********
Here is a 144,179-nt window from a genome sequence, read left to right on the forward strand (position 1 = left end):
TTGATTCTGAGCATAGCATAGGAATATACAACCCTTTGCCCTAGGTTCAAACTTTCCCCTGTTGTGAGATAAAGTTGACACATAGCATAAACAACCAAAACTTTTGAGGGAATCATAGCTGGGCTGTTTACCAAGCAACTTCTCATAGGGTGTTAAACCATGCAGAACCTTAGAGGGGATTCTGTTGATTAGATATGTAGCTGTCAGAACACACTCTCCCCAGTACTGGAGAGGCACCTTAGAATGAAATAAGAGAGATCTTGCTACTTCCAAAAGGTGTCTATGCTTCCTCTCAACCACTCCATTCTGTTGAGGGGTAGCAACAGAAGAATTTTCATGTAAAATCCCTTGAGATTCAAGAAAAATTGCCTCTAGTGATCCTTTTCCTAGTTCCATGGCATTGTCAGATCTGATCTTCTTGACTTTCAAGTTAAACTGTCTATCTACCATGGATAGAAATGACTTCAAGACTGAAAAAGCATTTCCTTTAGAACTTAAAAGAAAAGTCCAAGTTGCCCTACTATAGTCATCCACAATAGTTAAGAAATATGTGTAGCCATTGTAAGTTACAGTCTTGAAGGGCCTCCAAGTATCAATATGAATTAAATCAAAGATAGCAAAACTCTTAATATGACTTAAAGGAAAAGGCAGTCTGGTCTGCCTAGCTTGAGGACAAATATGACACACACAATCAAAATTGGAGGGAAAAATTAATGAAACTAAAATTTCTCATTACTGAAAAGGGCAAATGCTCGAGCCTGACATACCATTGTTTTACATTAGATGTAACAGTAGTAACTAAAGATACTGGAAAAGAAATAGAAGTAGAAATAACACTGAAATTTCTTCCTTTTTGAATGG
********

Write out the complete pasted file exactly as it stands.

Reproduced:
Here is a 144,179-nt window from a genome sequence, read left to right on the forward strand (position 1 = left end):
TTGATTCTGAGCATAGCATAGGAATATACAACCCTTTGCCCTAGGTTCAAACTTTCCCCTGTTGTGAGATAAAGTTGACACATAGCATAAACAACCAAAACTTTTGAGGGAATCATAGCTGGGCTGTTTACCAAGCAACTTCTCATAGGGTGTTAAACCATGCAGAACCTTAGAGGGGATTCTGTTGATTAGATATGTAGCTGTCAGAACACACTCTCCCCAGTACTGGAGAGGCACCTTAGAATGAAATAAGAGAGATCTTGCTACTTCCAAAAGGTGTCTATGCTTCCTCTCAACCACTCCATTCTGTTGAGGGGTAGCAACAGAAGAATTTTCATGTAAAATCCCTTGAGATTCAAGAAAAATTGCCTCTAGTGATCCTTTTCCTAGTTCCATGGCATTGTCAGATCTGATCTTCTTGACTTTCAAGTTAAACTGTCTATCTACCATGGATAGAAATGACTTCAAGACTGAAAAAGCATTTCCTTTAGAACTTAAAAGAAAAGTCCAAGTTGCCCTACTATAGTCATCCACAATAGTTAAGAAATATGTGTAGCCATTGTAAGTTACAGTCTTGAAGGGCCTCCAAGTATCAATATGAATTAAATCAAAGATAGCAAAACTCTTAATATGACTTAAAGGAAAAGGCAGTCTGGTCTGCCTAGCTTGAGGACAAATATGACACACACAATCAAAATTGGAGGGAAAAATTAATGAAACTAAAATTTCTCATTACTGAAAAGGGCAAATGCTCGAGCCTGACATACCATTGTTTTACATTAGATGTAACAGTAGTAACTAAAGATACTGGAAAAGAAATAGAAGTAGAAATAACACTGAAATTTCTTCCTTTTTGAATGG